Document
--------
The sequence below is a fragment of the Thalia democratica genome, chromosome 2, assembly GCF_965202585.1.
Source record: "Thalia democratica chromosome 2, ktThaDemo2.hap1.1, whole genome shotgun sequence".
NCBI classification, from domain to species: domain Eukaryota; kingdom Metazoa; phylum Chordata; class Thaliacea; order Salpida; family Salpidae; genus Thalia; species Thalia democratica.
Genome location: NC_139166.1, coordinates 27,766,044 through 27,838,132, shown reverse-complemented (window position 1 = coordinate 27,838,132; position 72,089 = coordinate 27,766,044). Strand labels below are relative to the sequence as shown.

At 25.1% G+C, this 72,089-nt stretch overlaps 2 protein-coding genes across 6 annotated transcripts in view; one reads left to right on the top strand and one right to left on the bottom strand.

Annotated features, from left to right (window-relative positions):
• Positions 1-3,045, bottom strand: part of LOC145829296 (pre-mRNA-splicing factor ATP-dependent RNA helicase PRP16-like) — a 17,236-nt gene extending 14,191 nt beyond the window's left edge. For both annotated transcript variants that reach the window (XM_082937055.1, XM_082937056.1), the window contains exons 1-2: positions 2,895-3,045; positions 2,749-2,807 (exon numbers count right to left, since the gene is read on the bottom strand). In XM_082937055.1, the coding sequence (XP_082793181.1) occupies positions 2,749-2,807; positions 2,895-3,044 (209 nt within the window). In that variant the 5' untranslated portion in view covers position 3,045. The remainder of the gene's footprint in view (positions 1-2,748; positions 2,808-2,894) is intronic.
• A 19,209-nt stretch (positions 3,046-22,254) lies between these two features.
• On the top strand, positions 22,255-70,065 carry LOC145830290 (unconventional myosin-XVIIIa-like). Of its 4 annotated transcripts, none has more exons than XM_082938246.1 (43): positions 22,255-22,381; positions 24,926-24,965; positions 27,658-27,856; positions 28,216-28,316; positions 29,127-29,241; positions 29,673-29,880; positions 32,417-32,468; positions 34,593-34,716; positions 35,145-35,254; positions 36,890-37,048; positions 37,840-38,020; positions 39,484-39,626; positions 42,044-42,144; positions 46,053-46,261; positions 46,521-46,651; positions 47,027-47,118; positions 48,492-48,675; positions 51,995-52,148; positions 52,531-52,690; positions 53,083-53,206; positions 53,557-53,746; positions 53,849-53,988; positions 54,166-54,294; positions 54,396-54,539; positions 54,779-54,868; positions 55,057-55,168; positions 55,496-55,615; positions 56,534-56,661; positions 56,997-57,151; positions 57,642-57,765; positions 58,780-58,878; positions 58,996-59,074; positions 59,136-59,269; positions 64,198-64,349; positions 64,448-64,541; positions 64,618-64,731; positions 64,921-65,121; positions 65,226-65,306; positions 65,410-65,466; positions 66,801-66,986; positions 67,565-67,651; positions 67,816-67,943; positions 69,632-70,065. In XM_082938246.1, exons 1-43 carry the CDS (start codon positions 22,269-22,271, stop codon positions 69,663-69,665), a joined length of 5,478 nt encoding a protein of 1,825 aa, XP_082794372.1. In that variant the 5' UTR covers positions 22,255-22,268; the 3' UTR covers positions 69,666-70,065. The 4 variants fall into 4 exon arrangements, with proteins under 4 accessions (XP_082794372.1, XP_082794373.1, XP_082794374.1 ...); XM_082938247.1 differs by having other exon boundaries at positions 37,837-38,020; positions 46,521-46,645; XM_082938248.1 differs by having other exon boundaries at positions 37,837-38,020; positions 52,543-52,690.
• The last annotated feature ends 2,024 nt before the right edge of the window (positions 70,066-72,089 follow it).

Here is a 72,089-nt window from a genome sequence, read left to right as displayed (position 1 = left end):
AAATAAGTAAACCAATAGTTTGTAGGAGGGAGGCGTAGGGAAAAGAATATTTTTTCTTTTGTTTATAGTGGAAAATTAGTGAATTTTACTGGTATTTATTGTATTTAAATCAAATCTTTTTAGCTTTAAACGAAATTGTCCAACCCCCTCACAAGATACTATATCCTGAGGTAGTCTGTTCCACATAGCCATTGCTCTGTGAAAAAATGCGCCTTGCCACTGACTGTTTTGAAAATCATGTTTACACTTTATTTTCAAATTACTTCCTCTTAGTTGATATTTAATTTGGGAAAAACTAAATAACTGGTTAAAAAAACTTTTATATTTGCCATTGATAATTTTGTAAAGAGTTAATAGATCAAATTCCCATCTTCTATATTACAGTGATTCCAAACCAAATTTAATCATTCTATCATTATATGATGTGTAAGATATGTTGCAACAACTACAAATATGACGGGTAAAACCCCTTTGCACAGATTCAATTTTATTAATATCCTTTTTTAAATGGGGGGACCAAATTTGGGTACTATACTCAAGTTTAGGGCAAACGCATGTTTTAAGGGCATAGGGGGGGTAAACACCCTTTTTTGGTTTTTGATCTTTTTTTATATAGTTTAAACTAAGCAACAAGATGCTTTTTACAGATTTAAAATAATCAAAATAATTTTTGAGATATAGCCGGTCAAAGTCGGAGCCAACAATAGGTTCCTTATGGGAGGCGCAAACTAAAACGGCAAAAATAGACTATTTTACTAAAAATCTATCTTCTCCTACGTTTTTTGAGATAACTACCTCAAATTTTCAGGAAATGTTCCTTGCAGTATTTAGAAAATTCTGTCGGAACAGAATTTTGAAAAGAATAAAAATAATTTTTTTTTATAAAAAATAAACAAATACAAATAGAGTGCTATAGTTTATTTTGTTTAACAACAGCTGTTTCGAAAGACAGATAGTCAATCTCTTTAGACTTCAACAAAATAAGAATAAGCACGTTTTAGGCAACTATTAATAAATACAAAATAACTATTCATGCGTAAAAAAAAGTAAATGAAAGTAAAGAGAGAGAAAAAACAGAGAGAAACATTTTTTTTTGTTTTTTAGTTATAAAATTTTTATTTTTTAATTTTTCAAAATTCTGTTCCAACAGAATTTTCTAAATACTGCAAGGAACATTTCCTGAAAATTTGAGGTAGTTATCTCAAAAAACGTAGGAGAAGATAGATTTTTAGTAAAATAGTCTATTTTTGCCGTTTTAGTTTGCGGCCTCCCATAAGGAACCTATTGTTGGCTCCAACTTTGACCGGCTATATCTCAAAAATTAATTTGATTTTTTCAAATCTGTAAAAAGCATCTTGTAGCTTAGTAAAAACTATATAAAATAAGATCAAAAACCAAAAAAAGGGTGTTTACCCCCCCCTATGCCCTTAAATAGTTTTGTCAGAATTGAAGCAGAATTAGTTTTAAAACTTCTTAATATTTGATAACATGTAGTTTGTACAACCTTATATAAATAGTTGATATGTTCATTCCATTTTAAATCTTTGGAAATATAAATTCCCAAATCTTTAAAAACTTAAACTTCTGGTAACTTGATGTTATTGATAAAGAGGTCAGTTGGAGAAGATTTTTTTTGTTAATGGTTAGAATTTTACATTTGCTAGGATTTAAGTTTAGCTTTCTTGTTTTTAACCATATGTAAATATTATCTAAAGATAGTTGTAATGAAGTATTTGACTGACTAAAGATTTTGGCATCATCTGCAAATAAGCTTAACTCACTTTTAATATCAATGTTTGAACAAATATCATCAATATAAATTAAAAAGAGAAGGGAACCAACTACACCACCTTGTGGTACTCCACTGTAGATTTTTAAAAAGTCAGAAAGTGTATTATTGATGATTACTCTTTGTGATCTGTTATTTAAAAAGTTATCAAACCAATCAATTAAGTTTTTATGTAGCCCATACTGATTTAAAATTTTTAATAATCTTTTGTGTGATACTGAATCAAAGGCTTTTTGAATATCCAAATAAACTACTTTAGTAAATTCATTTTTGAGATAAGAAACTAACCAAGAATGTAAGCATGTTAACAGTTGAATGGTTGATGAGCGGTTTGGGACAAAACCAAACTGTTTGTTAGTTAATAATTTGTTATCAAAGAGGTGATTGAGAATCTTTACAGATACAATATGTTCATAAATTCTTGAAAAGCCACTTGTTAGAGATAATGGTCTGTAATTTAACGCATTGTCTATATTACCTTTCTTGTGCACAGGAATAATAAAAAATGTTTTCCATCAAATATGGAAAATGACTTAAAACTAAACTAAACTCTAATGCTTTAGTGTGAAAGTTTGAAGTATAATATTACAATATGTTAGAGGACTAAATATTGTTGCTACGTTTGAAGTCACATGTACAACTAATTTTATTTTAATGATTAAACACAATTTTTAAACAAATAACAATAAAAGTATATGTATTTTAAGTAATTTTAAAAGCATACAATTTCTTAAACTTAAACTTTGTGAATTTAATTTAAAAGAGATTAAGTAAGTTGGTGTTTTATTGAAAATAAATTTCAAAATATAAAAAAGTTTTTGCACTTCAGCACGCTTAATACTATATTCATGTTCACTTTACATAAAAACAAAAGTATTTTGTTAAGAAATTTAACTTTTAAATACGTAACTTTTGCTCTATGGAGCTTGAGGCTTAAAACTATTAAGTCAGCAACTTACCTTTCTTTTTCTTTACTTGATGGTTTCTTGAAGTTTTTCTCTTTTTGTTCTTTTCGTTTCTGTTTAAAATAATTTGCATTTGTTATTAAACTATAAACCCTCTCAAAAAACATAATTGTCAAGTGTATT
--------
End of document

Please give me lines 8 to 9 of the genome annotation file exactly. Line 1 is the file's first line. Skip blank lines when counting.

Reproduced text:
• A 19,209-nt stretch (positions 3,046-22,254) lies between these two features.
• On the top strand, positions 22,255-70,065 carry LOC145830290 (unconventional myosin-XVIIIa-like). Of its 4 annotated transcripts, none has more exons than XM_082938246.1 (43): positions 22,255-22,381; positions 24,926-24,965; positions 27,658-27,856; positions 28,216-28,316; positions 29,127-29,241; positions 29,673-29,880; positions 32,417-32,468; positions 34,593-34,716; positions 35,145-35,254; positions 36,890-37,048; positions 37,840-38,020; positions 39,484-39,626; positions 42,044-42,144; positions 46,053-46,261; positions 46,521-46,651; positions 47,027-47,118; positions 48,492-48,675; positions 51,995-52,148; positions 52,531-52,690; positions 53,083-53,206; positions 53,557-53,746; positions 53,849-53,988; positions 54,166-54,294; positions 54,396-54,539; positions 54,779-54,868; positions 55,057-55,168; positions 55,496-55,615; positions 56,534-56,661; positions 56,997-57,151; positions 57,642-57,765; positions 58,780-58,878; positions 58,996-59,074; positions 59,136-59,269; positions 64,198-64,349; positions 64,448-64,541; positions 64,618-64,731; positions 64,921-65,121; positions 65,226-65,306; positions 65,410-65,466; positions 66,801-66,986; positions 67,565-67,651; positions 67,816-67,943; positions 69,632-70,065. In XM_082938246.1, exons 1-43 carry the CDS (start codon positions 22,269-22,271, stop codon positions 69,663-69,665), a joined length of 5,478 nt encoding a protein of 1,825 aa, XP_082794372.1. In that variant the 5' UTR covers positions 22,255-22,268; the 3' UTR covers positions 69,666-70,065. The 4 variants fall into 4 exon arrangements, with proteins under 4 accessions (XP_082794372.1, XP_082794373.1, XP_082794374.1 ...); XM_082938247.1 differs by having other exon boundaries at positions 37,837-38,020; positions 46,521-46,645; XM_082938248.1 differs by having other exon boundaries at positions 37,837-38,020; positions 52,543-52,690.